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Politics

Maryland General Assembly, wrestling to ensure relief for motorists, advances gas tax holiday proposal

It sounds simple: Maryland pauses collection of its 36-cent gas tax and surging gas prices plummet overnight. But as the General Assembly began debating such a proposal Tuesday, it became clear that financial relief for Maryland motorists through a 30-day gas tax holiday is no guarantee.

Lawmakers questioned if there was any way to force gas stations to pass tax savings along to motorists — there isn’t — and debated whether to extend it for as long as three months.

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“I don’t know if it’s really going to provide the impact that we hope for in 30 days,” said Del. Jason Buckel, an Allegany County Republican, during a committee meeting. “If it’s not a big help, it looks foolish.”

After quick debate, committees in both the House and Senate unanimously advanced bills that lawmakers say all but ensure a swift drop in gas prices within days.

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On Tuesday, a gallon of regular gas cost Marylanders a near-record $4.25, on average, two cents lower than a day earlier, according to the automotive club AAA.

Both chambers could take up floor debate on the measures as early as Wednesday and send them along to Gov. Larry Hogan quickly. The Republican governor struck an agreement last week with Democratic legislative leaders on the plan and is expected to sign the bill.

Gov. Larry Hogan and Maryland lawmakers agreed to a 30-day suspension of the state’s tax on gas.

The challenge, fuel industry representatives explained to lawmakers, was that gas stations would be unlikely to lower their prices until they sold out of gas held in underground storage tanks on which they already paid the state gas tax, which is slightly more than 36 cents a gallon. (The tax is actually paid by distributors who deliver fuel to stations, but is passed down the line to consumers.)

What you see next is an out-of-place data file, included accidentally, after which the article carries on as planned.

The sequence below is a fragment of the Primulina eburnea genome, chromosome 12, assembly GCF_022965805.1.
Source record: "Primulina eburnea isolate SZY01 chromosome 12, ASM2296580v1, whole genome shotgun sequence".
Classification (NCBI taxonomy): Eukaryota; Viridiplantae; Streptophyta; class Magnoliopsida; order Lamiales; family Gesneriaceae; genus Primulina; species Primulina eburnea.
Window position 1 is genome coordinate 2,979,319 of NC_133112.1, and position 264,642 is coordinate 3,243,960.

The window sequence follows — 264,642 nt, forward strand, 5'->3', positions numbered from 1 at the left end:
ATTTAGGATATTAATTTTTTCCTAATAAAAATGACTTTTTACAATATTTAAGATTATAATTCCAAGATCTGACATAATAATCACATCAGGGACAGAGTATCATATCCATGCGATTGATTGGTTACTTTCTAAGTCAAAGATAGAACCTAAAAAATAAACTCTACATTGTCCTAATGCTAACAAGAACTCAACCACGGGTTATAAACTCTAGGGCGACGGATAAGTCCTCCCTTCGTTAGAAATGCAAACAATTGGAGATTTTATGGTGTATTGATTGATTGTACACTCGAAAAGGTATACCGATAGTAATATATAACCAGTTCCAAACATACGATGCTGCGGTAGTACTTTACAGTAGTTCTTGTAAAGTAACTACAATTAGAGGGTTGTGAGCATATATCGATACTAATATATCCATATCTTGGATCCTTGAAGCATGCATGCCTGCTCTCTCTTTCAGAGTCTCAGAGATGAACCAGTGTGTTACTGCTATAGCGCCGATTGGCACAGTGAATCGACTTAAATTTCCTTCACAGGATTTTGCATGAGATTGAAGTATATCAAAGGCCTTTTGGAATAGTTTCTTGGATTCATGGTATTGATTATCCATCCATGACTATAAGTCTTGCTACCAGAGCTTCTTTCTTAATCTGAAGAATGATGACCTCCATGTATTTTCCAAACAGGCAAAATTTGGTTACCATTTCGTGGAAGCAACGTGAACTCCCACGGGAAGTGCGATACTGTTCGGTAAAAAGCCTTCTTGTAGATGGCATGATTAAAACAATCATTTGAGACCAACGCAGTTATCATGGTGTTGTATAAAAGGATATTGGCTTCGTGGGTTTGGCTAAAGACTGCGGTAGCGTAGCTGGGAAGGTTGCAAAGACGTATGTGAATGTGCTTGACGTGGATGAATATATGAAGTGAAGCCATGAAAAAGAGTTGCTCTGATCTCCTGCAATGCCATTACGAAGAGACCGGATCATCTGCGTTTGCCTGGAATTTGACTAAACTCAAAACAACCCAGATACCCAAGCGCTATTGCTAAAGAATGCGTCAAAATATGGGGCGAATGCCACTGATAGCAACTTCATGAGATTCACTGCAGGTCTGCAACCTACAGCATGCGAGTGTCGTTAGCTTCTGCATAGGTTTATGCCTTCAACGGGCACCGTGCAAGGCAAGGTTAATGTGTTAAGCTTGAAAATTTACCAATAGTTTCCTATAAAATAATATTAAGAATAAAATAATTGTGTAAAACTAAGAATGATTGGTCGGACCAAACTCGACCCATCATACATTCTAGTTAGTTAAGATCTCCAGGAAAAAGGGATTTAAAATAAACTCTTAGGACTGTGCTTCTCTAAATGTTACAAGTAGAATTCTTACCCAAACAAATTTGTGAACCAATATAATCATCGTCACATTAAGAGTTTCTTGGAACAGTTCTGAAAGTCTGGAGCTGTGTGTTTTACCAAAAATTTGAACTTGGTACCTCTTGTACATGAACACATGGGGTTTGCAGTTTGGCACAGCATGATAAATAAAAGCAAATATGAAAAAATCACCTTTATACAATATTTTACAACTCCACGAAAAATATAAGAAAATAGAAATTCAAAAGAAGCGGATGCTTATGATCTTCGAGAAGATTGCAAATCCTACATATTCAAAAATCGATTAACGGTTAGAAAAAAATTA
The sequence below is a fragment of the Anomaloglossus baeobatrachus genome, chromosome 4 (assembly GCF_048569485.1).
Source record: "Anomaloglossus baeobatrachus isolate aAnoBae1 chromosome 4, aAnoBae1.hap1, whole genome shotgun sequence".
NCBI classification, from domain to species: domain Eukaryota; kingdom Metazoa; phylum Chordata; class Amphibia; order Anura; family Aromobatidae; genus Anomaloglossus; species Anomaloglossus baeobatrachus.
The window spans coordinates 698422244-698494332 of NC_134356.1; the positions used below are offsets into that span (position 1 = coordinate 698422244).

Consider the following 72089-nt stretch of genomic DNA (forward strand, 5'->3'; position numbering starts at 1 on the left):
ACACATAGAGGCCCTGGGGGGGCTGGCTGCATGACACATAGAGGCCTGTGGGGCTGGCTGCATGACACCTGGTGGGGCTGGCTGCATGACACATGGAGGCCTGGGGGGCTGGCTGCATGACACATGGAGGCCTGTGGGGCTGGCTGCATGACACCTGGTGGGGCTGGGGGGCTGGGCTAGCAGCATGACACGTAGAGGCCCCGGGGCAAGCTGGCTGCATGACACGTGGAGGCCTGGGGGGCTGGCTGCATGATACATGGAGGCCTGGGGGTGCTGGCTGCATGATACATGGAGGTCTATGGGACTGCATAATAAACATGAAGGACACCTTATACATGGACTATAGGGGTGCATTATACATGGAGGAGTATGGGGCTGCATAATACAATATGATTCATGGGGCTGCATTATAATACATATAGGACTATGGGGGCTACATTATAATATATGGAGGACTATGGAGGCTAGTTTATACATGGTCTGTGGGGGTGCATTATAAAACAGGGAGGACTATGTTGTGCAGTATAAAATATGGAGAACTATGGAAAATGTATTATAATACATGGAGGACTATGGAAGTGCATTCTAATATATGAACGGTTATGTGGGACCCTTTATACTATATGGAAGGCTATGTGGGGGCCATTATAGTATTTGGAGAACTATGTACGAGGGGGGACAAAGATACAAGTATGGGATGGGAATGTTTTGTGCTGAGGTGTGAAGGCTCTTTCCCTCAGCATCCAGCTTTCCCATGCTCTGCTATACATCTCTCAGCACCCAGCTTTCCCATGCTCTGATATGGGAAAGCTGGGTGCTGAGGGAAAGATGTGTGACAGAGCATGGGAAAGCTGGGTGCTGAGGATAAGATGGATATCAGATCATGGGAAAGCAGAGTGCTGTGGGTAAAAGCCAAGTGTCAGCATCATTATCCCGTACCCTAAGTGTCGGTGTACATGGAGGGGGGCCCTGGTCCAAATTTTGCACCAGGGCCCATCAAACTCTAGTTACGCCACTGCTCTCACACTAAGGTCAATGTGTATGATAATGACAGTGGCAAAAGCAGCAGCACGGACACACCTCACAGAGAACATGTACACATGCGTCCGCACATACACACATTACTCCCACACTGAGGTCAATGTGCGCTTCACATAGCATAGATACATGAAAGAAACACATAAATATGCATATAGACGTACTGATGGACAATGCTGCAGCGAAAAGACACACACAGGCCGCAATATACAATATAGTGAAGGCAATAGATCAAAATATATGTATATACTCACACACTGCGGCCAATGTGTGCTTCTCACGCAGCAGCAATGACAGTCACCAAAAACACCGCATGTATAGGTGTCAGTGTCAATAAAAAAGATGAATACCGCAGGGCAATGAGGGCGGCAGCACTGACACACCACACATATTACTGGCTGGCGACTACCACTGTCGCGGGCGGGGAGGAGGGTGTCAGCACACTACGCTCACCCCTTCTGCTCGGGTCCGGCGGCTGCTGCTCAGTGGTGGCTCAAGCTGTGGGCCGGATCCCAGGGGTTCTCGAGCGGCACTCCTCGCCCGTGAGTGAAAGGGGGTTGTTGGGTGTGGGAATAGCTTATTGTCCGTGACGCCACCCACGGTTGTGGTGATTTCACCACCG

It would take some gas stations longer than others to sell through those stores, industry groups explained. Without a mechanism to help stations avoid absorbing the cost of the taxed fuel stores, it appeared less likely the tax savings would be passed on to motorists immediately.

“Relief that has been so anticipated might not be felt as quick as a signature by the governor on Thursday night,” Ellen Valentino, executive vice president of the Mid-Atlantic Petroleum Distributors’ Association, told senators.

A man pumps gas Friday at a BP gas station in Federal Hill in South Baltimore.

Meanwhile, in a simultaneous hearing on the House side, delegates were being told that suspending collection of the gas tax would set a precedent that could threaten investment in roads that are waiting for billions of dollars in deferred maintenance investment as it is.

“We should be spending more,” said Michael Higgins, chairman of the Maryland Transportation Builders & Materials Association, “not cutting the revenues on which those projects depend.”

The state’s transportation trust fund, which invests gas tax money in road, bridge and tunnel projects around Maryland, was long a source of stopgap funding for holes in the state’s operating budget. That ended with a 2014 constitutional amendment restricting the use of transportation money.

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Nonpartisan state budget analysts estimate the gas tax holiday will cost the transportation trust fund about $98 million, though lawmakers pledged to make that up using other tax revenue. Democratic Comptroller Peter Franchot last week announced a surplus in the state’s general fund has ballooned to $7 billion.

As the House Ways and Means Committee took up the bill for a vote, delegates pushing to extend the gas tax holiday came one vote from upending the debate. The panel voted 12-11 to reject an amendment extending it from 30 days to 90.

“We don’t know where the Russian war is going to be in 30 days,” said Del. Steven Johnson, a Harford County Democrat, in advocating for the 30-day timeline.

Russia’s invasion of Ukraine has contributed to the spike in fuel prices.

“We won’t be here in 30 days,” Buckel responded. The legislature is scheduled to adjourn April 11.

By late afternoon, committees in both chambers had agreed on the same proposal: Directing the comptroller’s office to reimburse gas stations for taxes paid on any fuel on hand when the tax holiday begins, and ordering the stations to report their fuel inventory when the holiday ends.

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That way, the tax relief would apply strictly to fuel sold during the 30-day holiday period.


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